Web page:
© DVN, een project van Huygens ING en OGC (UU). Bronvermelding: Maarten Hell, en, in: Digitaal Vrouwenlexicon van Nederland. URL: http://resources.huygens.knaw.nl/vrouwenlexicon/lemmata/en [13/01/2014]
THÉRÈSE, also known as Madame Theresa, Trees and Traese (active between 1706 and 1729), owner of an elegant brothel in Amsterdam.
There are few concrete sources of information on Madame Thérèse. Around 1700 a whole host of ‘Thérèses’ were active as prostitutes in . Most of them were from the and could pass for French in the more luxurious brothels. It is possible that one of them later worked her way up to become the brothel-keeper known as Madame Thérèse (Van de Pol, 6).
Madame Thérèse first occurs in the judicial archives in 1708, in which year four of her girls were arrested on 3 March ‘at the house of one Trése on the Singel’. Obviously at this point Thérèse was still unknown to the police. She herself was not arrested, and the girls that were detained were given a warning and then released, since they had been working as prostitutes only for a short time.
A year later Thérèse’s establishment was named in passing in a notarial act, but after that the sources make no mention of her until 1721, when three girls from the whorehouse known as De Glazen Kas[t] (The Glass Closet) were arrested on the Prinsengracht. Another madam was named in the interrogation report, so it is not clear whether this was Thérèse’s brothel. It is certain, however, that around 1720 she was running an exclusive brothel on the Prinsengracht. In this period Cornelis Troost made his rather revealing brush drawing of the interior (see illustration). According to the inscription on the back of the sheet, it portrays Prince Eugene of Savoy, then governor of the Austrian Netherlands, and the British diplomat Louis Renard, looking appraisingly at the women with their raised skirts.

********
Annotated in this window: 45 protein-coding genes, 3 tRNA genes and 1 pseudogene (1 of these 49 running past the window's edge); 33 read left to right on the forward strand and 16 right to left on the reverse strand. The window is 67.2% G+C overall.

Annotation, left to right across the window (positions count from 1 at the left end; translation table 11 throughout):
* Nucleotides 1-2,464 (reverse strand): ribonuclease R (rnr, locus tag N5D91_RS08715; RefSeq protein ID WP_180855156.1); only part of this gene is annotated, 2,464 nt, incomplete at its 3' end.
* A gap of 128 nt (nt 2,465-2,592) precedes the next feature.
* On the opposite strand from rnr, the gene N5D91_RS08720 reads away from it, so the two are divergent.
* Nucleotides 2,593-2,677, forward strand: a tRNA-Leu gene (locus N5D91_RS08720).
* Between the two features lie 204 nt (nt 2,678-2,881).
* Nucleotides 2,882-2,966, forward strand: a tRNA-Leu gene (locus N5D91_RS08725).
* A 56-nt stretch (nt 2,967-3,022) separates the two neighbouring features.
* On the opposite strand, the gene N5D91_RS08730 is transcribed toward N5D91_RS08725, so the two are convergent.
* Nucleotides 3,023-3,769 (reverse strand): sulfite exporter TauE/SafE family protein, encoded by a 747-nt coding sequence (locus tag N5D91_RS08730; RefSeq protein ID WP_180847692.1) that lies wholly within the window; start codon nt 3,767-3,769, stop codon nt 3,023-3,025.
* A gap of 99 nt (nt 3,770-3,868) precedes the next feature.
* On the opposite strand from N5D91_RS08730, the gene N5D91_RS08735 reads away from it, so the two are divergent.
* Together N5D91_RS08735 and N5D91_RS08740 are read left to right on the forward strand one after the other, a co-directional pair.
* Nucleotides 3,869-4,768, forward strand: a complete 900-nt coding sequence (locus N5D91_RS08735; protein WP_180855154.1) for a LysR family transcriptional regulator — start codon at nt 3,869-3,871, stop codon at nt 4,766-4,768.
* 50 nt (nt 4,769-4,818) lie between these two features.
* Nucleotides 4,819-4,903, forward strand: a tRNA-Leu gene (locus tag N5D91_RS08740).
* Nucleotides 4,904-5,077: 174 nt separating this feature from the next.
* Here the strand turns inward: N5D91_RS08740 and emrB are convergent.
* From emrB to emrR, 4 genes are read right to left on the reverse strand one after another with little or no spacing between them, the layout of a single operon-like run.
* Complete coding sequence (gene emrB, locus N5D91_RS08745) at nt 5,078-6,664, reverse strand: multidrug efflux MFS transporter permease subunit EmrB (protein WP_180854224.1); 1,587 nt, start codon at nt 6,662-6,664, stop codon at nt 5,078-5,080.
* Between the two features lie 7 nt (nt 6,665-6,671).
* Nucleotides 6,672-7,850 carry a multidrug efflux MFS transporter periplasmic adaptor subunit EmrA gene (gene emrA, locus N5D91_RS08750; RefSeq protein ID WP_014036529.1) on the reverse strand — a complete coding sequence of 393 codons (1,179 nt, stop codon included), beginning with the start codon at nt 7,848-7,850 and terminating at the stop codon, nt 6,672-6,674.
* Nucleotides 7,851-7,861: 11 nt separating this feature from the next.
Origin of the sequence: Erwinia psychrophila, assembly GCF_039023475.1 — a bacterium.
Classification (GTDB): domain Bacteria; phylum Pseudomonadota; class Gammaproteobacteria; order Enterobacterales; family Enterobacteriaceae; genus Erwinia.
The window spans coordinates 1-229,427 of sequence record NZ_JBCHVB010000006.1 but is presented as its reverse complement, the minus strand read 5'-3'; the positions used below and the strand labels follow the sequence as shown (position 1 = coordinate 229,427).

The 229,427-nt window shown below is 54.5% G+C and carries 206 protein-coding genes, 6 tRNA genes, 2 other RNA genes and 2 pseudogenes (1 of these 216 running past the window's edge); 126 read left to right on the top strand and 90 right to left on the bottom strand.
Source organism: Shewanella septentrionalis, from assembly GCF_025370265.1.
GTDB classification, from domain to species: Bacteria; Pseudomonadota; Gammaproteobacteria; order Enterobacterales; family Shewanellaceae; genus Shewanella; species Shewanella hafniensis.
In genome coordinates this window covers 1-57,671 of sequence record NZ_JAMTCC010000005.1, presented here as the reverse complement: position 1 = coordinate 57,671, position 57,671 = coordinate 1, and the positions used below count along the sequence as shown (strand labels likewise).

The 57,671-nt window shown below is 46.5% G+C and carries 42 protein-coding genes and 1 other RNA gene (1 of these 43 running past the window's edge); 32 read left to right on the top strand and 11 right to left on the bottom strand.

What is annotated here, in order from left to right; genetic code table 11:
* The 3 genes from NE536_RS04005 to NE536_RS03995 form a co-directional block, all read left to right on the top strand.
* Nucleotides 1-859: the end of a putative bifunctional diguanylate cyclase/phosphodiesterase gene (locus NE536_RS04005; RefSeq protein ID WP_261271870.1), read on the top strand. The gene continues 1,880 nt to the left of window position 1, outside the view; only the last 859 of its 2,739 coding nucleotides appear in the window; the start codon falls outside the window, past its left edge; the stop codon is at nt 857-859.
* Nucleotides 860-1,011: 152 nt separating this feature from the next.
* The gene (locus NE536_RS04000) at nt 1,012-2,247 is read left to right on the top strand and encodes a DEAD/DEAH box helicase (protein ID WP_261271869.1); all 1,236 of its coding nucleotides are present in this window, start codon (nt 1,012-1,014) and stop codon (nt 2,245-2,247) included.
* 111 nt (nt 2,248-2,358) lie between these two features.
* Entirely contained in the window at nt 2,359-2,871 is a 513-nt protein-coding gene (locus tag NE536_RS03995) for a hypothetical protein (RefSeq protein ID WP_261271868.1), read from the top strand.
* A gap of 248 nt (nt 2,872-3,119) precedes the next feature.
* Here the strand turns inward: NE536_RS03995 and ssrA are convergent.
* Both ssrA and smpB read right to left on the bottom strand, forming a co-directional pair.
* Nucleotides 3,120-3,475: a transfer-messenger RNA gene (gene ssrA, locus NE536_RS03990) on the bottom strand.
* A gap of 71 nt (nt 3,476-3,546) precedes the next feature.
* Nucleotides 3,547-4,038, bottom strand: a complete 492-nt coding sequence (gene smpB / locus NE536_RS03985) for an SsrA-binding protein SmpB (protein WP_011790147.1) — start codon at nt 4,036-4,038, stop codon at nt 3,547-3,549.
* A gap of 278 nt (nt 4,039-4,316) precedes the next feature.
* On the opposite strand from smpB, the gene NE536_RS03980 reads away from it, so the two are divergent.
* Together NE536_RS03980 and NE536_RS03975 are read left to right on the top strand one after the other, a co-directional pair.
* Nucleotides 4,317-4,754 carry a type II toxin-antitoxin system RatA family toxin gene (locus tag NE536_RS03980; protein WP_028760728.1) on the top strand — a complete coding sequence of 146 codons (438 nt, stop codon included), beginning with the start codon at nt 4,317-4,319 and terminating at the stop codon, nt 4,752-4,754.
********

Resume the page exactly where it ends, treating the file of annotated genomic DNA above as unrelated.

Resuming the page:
The fact that such distinguished gentlemen visited Madame Thérèse’s brothel shows once again that she was running a first-class establishment. Thérèse herself possibly appears in Troost’s drawing as the little lady at the far left, helping a girl to lift up her skirt. In addition to prompting Troost to make his brothel drawing, Madame Thérèse was mainly a source of inspiration to Jacob Campo Weyerman. This prolific writer mentions her frequently, usually in a negative light. In Den Amsterdamschen Hermes (The Amsterdam Hermes), for example, he describes someone who is as familiar with curses ‘as Mama Thérèse’s prostitutes are with lies and deceit’ (vol. 2, 21 September 1723, 409). Weyerman also sought to satisfy his readers’ curiosity, however, and thus gave detailed – albeit fictional – accounts of the working methods of Madame Thérèse and her girls. Thérèse was said to have in her brothel various hoop-skirted ladies ‘who dreamed so fervently of upcoming bed pleasures that their bedchambers were permeated with the dew of desire’ (Vrolyke Tuchtheer 31 October 1729, 140).
Just as fictitious as his glimpse behind the curtains at Thérèse’s brothel is Weyerman’s colloquy in Den Echo des Weerelds (The Echo of the World) between Madame Thérèse and three other notorious madams, including the ‘Grootje des Verderfs’ (‘Granny of Ruin’). Here the author refers to ‘drunken Thérèse’, who claimed to take good care of her ‘flock’. She had always provided her girls with board and lodging, but business was now less flourishing than before. Indeed, when Weyerman wrote this in 1726, a stricter prosecution policy had been implemented in , forcing prostitution to go underground for a time. But according to Weyerman, Thérèse had nevertheless opened up a new establishment the year before (Echo des Weerelds 3 December 1725).
After 1726 Madame Thérèse continues to appear in Weyerman’s writings. In 1729 he calls her brothel ‘Thérèse’s fencing school’ and ‘Thérèse’s wolf trap’, although these are probably names of his own invention (Vrolyke Tuchtheer 14 November 1729). It is not known how long Thérèse worked as a madam, nor when and where she died. However, thanks to Weyerman and Troost, whose drawing is still frequently used as an illustration, her reputation has been recorded for posterity.
last updated: 13/01/2014